Today was the reading of her will and Carrie had been told she had to be there, meaning that she was mentioned in the will. She knew her aunt had no money, so she wasn't expecting to leave the solicitors office with new found wealth but she was hoping that Imelda had left her something of sentimental importance, like her handwritten recipe books. God, how she had loved those things, scribbling new recipes on each page as she found them or made them up. Some contained ingredients that weren't exactly legal but Carrie wasn't planning on using them for reference, rather as something to remember her aunt by.

As she looked at herself in the mirror, she felt like a hypocrite, for though she claimed to despise her superficial family, here she was dressed in Christian Dior, wearing thousands of pounds of diamonds, with flawless make up and smelling like Chanel No5.

Imelda would have turned up with no makeup, in her long, flowing, handmade skirts, her wooden beaded jewellery and smelling of incense. Carrie could only wish for such bravery.

She looked up to the ceiling, where she imagined her aunt would be looking down upon her from.


Sorry, Imm, maybe next time,” she apologised.

Carrie didn't really believe in ghosts or souls or an afterlife. Of course she didn't exactly disbelieve either, but what mattered here was that Imelda believed in all that kind of stuff, and if she could be watching events on earth wherever she was, then she surely would be, and probably having a right good laugh at her prissy baby sisters family!


Wish me luck,” she told the ceiling as she slipped her makeup into her handbag, just in case she needed any touch ups while she was out. Her mother hadn't been pleased when she'd cried at the funeral and hadn't brought extra makeup with which to repair the damage.

Carrie had started talking to her aunt the day after she died, just trying to say goodbye really, since she hadn't made it to the hospital in time, but it had comforted her to do so and ever since she had aimed the odd comment at her aunt, hoping that somehow Imelda would hear her.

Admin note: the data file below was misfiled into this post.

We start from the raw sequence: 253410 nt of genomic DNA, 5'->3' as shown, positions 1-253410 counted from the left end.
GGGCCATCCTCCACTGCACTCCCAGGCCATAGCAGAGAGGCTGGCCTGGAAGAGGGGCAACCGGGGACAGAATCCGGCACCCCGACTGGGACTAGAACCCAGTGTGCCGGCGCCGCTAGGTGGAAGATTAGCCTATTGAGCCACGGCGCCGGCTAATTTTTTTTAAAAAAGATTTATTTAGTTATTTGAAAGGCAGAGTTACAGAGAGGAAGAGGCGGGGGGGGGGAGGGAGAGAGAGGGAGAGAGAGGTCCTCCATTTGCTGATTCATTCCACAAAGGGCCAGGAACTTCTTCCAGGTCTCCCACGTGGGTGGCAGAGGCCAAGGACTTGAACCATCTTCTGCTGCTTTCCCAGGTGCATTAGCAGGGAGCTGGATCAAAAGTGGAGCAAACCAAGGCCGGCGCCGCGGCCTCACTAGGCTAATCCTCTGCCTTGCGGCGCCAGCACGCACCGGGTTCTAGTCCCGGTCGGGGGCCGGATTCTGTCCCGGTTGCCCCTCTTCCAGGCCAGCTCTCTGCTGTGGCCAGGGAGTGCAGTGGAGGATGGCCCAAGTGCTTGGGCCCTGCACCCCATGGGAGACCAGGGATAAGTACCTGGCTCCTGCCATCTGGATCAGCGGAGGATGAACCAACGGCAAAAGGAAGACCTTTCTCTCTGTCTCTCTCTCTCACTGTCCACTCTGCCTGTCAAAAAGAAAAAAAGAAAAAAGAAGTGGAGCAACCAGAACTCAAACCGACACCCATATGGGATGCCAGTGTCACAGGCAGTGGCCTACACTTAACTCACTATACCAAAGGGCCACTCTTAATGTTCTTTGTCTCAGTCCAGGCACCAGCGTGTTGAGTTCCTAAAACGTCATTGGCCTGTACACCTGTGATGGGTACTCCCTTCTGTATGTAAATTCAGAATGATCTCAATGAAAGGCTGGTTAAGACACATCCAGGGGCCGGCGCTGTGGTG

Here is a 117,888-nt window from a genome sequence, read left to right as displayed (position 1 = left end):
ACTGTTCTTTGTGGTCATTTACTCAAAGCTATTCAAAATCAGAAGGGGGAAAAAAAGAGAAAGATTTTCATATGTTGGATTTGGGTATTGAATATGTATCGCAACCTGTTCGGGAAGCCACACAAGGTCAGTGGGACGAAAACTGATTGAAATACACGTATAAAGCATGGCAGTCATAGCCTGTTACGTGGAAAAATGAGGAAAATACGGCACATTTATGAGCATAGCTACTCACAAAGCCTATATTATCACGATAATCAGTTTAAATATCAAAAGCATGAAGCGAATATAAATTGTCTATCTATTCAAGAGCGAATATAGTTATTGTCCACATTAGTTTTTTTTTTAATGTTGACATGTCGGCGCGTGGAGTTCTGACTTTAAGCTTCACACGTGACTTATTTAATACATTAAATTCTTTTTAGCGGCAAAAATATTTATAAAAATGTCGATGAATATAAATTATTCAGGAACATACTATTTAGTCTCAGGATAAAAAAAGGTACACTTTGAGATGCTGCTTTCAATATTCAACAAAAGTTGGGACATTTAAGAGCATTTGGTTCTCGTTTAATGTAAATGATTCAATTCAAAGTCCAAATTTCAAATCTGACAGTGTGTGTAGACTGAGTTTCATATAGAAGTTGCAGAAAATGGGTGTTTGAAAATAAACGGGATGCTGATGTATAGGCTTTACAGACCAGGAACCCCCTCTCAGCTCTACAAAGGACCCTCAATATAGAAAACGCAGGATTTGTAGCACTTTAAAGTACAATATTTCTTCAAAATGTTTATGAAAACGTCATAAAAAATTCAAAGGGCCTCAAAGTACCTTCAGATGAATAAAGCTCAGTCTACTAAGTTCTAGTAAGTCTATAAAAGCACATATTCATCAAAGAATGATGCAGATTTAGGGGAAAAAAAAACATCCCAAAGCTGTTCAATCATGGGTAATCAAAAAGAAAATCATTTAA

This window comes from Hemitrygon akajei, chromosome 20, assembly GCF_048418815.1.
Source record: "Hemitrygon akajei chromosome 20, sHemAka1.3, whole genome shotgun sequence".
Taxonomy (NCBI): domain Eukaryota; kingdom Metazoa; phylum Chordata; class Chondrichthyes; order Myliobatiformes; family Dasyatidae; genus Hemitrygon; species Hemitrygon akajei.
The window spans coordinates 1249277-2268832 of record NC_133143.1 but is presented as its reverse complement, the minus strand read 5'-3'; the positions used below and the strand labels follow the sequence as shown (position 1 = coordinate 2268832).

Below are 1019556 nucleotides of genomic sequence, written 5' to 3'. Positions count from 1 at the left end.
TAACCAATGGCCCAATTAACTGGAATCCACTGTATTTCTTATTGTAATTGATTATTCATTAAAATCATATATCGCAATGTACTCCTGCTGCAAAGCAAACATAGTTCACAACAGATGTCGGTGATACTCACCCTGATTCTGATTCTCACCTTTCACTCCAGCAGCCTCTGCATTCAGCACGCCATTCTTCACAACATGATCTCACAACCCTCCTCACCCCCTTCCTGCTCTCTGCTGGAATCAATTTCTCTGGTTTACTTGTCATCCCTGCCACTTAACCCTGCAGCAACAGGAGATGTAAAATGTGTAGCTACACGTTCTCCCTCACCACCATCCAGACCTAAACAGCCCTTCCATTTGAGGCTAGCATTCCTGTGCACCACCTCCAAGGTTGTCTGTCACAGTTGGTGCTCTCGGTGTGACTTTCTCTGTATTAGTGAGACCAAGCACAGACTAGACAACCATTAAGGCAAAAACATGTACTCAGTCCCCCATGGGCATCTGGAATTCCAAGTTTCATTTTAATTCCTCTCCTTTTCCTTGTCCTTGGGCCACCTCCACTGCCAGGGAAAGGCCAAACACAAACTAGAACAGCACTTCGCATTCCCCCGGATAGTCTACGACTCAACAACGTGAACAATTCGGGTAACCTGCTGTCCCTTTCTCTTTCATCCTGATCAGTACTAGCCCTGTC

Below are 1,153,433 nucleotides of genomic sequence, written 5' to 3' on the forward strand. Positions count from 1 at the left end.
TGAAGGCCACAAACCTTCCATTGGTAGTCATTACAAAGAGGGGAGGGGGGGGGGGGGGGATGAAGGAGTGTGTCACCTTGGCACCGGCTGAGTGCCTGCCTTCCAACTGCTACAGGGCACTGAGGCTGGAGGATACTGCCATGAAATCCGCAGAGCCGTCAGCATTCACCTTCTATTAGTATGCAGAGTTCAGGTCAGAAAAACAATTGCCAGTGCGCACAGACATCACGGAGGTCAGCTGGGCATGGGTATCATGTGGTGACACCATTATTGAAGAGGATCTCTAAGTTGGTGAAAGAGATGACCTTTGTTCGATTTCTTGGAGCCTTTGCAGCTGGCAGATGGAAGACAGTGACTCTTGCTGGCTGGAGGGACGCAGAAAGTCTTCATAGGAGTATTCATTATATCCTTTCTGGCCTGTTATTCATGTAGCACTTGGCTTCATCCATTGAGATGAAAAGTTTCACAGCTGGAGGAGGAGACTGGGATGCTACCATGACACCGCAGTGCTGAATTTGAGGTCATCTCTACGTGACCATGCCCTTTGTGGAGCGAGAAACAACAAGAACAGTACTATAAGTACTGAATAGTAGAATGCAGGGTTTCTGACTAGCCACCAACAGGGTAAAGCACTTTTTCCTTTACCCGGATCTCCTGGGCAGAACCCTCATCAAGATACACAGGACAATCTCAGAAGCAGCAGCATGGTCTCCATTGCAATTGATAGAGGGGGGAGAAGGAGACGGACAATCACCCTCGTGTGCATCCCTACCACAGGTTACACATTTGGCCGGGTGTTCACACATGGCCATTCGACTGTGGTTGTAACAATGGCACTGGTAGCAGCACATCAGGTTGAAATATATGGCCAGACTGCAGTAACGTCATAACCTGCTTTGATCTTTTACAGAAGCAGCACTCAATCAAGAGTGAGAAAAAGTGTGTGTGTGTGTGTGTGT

Though he was not yet thirty, Daniel Winston was a very grave looking man. Carrie sat silently, almost afraid he would tell her off if she dared to laugh as he read the will. And laugh she truly wished she could.


To my sister, Patricia Preston, I leave my collection of marijuana plants in the hope that you will learn to lighten up,” Mr Winston read in his serious, queen's English accent.

Carrie bit her lip to keep from laughing.


To my niece, Annabel, I leave my art work. I know you think they are rubbish, but I thought that you might be able to laugh at them in my death as you did while I was alive, for joy is sadly lacking in your life.”

Imelda went on to insult a few more people posthumously, but to a few she left boxes wrapped in brown paper that were to be opened in private. Carrie received one such box, no larger than a shoe box really but, she hoped, chock full of happy memories.

She slid the box onto her lap where she held it protectively. She knew her mother and sister would be dying to know what was in there but opening it was something she wanted to do on her own.

Finally Mr Winston finished reading the will and with a very pointed, “Well!” he made it quite clear that the outrageous comments had not been his idea.


If you have any questions, please feel free to ask me before you leave or make an appointment with my secretary,” he said, standing, obviously pleased that his ordeal was over.

Carrie had arrived late and so, other than a few nods of welcome, she hadn't actually spoken to her family yet. She got up, hoping to get out of there before she was accosted but she wasn't to be that lucky a second time.


Dozy old bat,” Annabel said, linking her arm through her sister's. “Honestly, I knew coming here would be a waste of time.”


Then why did you come?” Carrie asked.


Because I was asked to.”

Carrie rolled her eyes, wondering if her sister had ever had an original thought.


So, what do you think she left you? Her crystal ball? Her tarot cards?” she cackled like a witch.